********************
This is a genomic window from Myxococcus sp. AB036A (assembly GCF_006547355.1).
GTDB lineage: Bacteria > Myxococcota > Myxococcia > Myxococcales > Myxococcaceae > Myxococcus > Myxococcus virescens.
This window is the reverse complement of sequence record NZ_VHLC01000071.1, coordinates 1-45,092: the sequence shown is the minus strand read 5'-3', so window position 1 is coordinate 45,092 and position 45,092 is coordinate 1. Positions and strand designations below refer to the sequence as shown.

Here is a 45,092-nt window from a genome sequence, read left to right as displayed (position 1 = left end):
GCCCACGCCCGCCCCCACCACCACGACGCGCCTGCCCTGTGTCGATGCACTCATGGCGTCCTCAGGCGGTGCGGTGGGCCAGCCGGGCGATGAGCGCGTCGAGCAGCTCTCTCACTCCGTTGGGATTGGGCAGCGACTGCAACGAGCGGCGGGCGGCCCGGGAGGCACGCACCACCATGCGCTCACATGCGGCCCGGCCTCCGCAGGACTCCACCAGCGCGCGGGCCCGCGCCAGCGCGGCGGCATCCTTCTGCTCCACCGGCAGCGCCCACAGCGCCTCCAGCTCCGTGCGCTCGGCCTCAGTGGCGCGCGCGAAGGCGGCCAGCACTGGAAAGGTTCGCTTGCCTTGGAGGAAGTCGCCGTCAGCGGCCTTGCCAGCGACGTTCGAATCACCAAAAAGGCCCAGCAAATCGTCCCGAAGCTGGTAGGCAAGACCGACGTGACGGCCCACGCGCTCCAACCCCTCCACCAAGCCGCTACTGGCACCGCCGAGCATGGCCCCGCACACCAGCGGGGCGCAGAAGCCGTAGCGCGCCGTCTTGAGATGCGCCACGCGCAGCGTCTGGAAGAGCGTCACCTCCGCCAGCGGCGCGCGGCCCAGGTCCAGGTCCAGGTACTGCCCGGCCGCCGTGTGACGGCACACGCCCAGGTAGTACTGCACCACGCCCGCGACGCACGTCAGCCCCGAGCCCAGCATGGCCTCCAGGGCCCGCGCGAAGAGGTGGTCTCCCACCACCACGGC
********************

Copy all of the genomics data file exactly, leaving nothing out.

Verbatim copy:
This is a genomic window from Myxococcus sp. AB036A (assembly GCF_006547355.1).
GTDB lineage: Bacteria > Myxococcota > Myxococcia > Myxococcales > Myxococcaceae > Myxococcus > Myxococcus virescens.
This window is the reverse complement of sequence record NZ_VHLC01000071.1, coordinates 1-45,092: the sequence shown is the minus strand read 5'-3', so window position 1 is coordinate 45,092 and position 45,092 is coordinate 1. Positions and strand designations below refer to the sequence as shown.

Here is a 45,092-nt window from a genome sequence, read left to right as displayed (position 1 = left end):
GCCCACGCCCGCCCCCACCACCACGACGCGCCTGCCCTGTGTCGATGCACTCATGGCGTCCTCAGGCGGTGCGGTGGGCCAGCCGGGCGATGAGCGCGTCGAGCAGCTCTCTCACTCCGTTGGGATTGGGCAGCGACTGCAACGAGCGGCGGGCGGCCCGGGAGGCACGCACCACCATGCGCTCACATGCGGCCCGGCCTCCGCAGGACTCCACCAGCGCGCGGGCCCGCGCCAGCGCGGCGGCATCCTTCTGCTCCACCGGCAGCGCCCACAGCGCCTCCAGCTCCGTGCGCTCGGCCTCAGTGGCGCGCGCGAAGGCGGCCAGCACTGGAAAGGTTCGCTTGCCTTGGAGGAAGTCGCCGTCAGCGGCCTTGCCAGCGACGTTCGAATCACCAAAAAGGCCCAGCAAATCGTCCCGAAGCTGGTAGGCAAGACCGACGTGACGGCCCACGCGCTCCAACCCCTCCACCAAGCCGCTACTGGCACCGCCGAGCATGGCCCCGCACACCAGCGGGGCGCAGAAGCCGTAGCGCGCCGTCTTGAGATGCGCCACGCGCAGCGTCTGGAAGAGCGTCACCTCCGCCAGCGGCGCGCGGCCCAGGTCCAGGTCCAGGTACTGCCCGGCCGCCGTGTGACGGCACACGCCCAGGTAGTACTGCACCACGCCCGCGACGCACGTCAGCCCCGAGCCCAGCATGGCCTCCAGGGCCCGCGCGAAGAGGTGGTCTCCCACCACCACGGC